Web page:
Ruwaida Dhala, BSc, MSc
Vaccination has one of the greatest impacts on disease prevention. Most vaccines generate protective immune responses against a pathogen, preventing disease initiation. Often the immunity generated by vaccines to specific pathogens is lifelong. Preventative vaccines are not effective in cancer prevention, however, mostly because cancer antigens elicit poor immune responses. For this reason many cancers evade the immune system. Cancer vaccine strategy focuses on eliciting anti-tumour responses in patients that are already afflicted with cancer. These vaccines will presumably prevent cancer progression and reoccurrence rather than prevent cancer initiation.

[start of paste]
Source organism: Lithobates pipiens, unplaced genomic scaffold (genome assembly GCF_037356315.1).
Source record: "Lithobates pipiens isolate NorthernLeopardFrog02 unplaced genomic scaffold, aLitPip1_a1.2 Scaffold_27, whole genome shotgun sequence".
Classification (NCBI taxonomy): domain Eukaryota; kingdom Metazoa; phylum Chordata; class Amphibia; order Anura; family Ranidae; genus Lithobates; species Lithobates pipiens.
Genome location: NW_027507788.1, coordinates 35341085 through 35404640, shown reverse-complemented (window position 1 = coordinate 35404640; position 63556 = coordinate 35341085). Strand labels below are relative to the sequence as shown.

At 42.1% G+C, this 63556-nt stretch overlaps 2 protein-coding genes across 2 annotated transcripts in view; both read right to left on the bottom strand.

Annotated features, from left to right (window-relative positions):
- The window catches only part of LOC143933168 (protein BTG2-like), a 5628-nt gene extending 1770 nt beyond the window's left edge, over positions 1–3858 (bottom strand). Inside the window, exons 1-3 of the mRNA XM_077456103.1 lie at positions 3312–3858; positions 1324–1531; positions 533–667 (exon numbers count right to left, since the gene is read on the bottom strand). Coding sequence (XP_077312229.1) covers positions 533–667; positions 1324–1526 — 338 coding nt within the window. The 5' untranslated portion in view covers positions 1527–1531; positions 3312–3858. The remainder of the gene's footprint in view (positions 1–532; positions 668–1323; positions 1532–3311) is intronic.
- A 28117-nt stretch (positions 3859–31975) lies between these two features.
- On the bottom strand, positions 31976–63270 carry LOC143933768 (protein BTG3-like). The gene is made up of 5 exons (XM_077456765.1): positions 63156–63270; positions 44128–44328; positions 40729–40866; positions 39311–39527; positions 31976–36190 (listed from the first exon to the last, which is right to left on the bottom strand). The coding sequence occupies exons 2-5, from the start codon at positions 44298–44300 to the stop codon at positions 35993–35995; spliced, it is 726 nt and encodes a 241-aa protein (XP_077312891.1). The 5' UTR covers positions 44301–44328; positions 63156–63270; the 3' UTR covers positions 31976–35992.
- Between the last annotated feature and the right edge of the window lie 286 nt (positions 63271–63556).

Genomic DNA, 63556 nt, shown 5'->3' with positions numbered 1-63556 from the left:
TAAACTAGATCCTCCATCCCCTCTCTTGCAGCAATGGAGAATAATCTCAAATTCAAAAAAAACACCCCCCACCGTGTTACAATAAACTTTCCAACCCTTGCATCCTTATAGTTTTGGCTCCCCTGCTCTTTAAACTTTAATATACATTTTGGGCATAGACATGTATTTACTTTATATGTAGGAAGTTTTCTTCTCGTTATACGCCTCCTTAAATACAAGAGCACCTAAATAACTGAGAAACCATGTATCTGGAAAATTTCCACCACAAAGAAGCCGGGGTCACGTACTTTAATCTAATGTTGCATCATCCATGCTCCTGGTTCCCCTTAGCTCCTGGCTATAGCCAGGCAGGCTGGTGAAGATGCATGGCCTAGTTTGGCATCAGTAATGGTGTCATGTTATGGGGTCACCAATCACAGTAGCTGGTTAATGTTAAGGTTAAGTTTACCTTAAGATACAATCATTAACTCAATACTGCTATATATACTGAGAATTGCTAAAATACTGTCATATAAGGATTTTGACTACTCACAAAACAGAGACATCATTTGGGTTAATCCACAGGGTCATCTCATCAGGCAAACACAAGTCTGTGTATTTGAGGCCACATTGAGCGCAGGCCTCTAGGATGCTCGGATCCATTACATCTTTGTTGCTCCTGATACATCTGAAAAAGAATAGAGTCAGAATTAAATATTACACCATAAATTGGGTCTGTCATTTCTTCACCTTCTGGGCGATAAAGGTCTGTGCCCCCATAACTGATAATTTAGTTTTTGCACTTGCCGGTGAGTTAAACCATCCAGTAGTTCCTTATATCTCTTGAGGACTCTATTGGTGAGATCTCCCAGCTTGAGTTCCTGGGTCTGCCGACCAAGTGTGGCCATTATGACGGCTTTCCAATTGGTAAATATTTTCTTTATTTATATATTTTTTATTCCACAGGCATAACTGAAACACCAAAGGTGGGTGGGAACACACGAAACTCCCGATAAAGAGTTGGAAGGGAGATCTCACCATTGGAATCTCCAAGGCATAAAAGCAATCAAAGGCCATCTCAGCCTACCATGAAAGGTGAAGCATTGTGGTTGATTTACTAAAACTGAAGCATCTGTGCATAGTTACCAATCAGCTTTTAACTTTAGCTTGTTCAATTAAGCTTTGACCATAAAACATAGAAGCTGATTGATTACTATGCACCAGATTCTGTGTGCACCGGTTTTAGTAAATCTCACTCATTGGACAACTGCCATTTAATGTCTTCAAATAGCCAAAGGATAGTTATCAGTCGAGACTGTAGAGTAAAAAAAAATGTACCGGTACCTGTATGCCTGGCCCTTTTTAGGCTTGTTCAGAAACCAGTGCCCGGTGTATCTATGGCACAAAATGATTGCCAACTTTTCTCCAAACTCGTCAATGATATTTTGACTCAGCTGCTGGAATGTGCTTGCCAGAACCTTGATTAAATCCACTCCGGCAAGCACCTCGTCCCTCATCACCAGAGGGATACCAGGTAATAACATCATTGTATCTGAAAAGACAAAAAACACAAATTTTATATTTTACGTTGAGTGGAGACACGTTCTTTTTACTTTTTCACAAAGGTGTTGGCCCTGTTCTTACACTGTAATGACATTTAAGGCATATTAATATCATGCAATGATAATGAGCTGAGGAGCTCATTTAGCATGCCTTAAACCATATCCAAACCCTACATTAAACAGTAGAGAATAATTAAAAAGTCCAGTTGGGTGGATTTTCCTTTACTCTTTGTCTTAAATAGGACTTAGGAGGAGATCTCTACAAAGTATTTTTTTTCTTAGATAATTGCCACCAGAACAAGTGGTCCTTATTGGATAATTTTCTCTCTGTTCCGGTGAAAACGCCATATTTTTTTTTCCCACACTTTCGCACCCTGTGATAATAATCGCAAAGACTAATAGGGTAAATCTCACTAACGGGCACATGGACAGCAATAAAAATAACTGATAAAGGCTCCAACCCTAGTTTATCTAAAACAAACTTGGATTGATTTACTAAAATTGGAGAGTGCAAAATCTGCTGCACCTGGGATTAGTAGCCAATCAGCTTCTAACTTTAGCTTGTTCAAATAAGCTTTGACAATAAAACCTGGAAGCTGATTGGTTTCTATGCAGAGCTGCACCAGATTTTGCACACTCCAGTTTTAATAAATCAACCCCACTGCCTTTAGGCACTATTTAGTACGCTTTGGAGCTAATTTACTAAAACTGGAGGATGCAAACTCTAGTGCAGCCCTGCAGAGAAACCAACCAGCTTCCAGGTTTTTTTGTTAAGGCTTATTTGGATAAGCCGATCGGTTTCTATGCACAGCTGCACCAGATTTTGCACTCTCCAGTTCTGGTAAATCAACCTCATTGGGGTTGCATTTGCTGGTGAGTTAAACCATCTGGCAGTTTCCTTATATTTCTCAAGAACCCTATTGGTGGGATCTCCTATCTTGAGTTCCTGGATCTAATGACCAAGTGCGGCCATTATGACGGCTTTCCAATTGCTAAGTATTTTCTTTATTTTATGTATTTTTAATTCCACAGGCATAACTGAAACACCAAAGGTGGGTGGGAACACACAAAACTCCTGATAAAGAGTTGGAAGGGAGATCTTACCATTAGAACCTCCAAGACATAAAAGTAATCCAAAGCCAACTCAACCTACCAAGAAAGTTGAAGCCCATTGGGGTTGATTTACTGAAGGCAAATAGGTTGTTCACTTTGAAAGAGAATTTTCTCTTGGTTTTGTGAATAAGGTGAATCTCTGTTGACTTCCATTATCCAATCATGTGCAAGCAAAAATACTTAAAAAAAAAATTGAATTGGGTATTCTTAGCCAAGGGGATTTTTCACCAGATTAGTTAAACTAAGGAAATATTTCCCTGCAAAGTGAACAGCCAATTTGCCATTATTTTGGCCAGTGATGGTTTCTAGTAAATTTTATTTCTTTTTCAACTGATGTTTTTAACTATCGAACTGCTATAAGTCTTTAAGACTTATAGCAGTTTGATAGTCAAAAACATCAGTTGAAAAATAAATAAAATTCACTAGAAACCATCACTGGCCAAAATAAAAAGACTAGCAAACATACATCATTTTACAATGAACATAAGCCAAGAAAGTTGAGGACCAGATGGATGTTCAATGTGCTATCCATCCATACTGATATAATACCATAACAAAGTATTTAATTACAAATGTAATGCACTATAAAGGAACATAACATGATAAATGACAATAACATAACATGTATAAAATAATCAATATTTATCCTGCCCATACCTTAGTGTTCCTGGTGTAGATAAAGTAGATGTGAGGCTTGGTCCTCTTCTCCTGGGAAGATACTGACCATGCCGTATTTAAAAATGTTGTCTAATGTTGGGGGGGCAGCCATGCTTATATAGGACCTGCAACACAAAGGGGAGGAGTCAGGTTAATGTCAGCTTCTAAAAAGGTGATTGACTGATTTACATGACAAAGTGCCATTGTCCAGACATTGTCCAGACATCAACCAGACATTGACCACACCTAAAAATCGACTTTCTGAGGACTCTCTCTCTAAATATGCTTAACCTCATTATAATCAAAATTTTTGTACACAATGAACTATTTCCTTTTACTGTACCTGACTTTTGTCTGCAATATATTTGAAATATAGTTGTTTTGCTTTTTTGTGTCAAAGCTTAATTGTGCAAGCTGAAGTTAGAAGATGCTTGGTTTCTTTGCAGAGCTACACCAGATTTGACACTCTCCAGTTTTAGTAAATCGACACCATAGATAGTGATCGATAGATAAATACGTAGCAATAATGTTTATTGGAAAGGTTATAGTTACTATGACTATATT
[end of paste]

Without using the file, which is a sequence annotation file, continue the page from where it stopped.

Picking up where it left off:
In order for the body to mount an immune response, the invading pathogen, or components of it, must be exposed to the immune system. There are two major components of the immune system, humoral and cellular. Humoral immunity is involved in the generation of antibody responses. These antibodies are usually directed against extracellular pathogens such as bacteria. Most preventative vaccines rely on this arm of the immune system.
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